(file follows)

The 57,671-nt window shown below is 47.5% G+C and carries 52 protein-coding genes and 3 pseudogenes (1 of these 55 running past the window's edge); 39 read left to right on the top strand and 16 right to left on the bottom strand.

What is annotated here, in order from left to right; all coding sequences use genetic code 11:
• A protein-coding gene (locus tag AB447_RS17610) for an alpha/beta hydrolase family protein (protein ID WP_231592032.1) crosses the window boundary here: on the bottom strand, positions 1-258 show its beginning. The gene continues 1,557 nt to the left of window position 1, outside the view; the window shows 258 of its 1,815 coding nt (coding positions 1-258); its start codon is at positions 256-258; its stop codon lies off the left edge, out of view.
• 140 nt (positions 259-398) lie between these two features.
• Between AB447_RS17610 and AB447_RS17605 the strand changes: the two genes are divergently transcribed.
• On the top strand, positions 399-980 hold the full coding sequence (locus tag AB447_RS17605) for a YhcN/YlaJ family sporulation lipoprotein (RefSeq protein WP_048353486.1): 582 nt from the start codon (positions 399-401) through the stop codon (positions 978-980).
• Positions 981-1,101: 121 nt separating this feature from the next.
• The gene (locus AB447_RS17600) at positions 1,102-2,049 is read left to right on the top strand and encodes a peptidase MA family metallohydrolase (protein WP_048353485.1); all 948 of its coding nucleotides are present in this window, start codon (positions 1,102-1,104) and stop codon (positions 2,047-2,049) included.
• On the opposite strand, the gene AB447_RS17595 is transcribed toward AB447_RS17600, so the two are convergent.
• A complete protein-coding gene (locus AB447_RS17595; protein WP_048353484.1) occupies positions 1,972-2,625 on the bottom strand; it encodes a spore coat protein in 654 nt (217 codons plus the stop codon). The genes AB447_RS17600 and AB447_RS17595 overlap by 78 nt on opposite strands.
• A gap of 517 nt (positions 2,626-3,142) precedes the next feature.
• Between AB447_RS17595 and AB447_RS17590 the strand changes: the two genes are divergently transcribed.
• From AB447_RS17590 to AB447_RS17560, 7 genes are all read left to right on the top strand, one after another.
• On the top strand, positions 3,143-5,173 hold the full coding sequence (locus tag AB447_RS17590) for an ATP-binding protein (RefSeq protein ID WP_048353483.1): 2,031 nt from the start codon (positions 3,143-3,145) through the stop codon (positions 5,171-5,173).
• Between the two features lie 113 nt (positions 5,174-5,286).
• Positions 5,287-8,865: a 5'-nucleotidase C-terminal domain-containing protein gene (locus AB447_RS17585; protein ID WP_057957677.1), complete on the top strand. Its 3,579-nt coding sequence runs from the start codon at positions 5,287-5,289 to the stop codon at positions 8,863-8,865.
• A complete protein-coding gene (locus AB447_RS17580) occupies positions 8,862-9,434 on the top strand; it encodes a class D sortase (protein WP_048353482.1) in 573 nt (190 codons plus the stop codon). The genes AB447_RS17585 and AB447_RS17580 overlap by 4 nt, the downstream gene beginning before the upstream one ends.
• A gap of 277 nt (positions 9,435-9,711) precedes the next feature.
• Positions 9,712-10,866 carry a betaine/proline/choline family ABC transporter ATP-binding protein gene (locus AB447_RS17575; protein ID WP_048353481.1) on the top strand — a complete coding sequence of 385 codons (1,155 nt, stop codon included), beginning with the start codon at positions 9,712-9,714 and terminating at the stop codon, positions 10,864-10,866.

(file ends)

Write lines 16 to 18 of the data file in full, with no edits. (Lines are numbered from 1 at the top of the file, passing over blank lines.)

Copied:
• Positions 5,287-8,865: a 5'-nucleotidase C-terminal domain-containing protein gene (locus AB447_RS17585; protein ID WP_057957677.1), complete on the top strand. Its 3,579-nt coding sequence runs from the start codon at positions 5,287-5,289 to the stop codon at positions 8,863-8,865.
• A complete protein-coding gene (locus AB447_RS17580) occupies positions 8,862-9,434 on the top strand; it encodes a class D sortase (protein WP_048353482.1) in 573 nt (190 codons plus the stop codon). The genes AB447_RS17585 and AB447_RS17580 overlap by 4 nt, the downstream gene beginning before the upstream one ends.
• A gap of 277 nt (positions 9,435-9,711) precedes the next feature.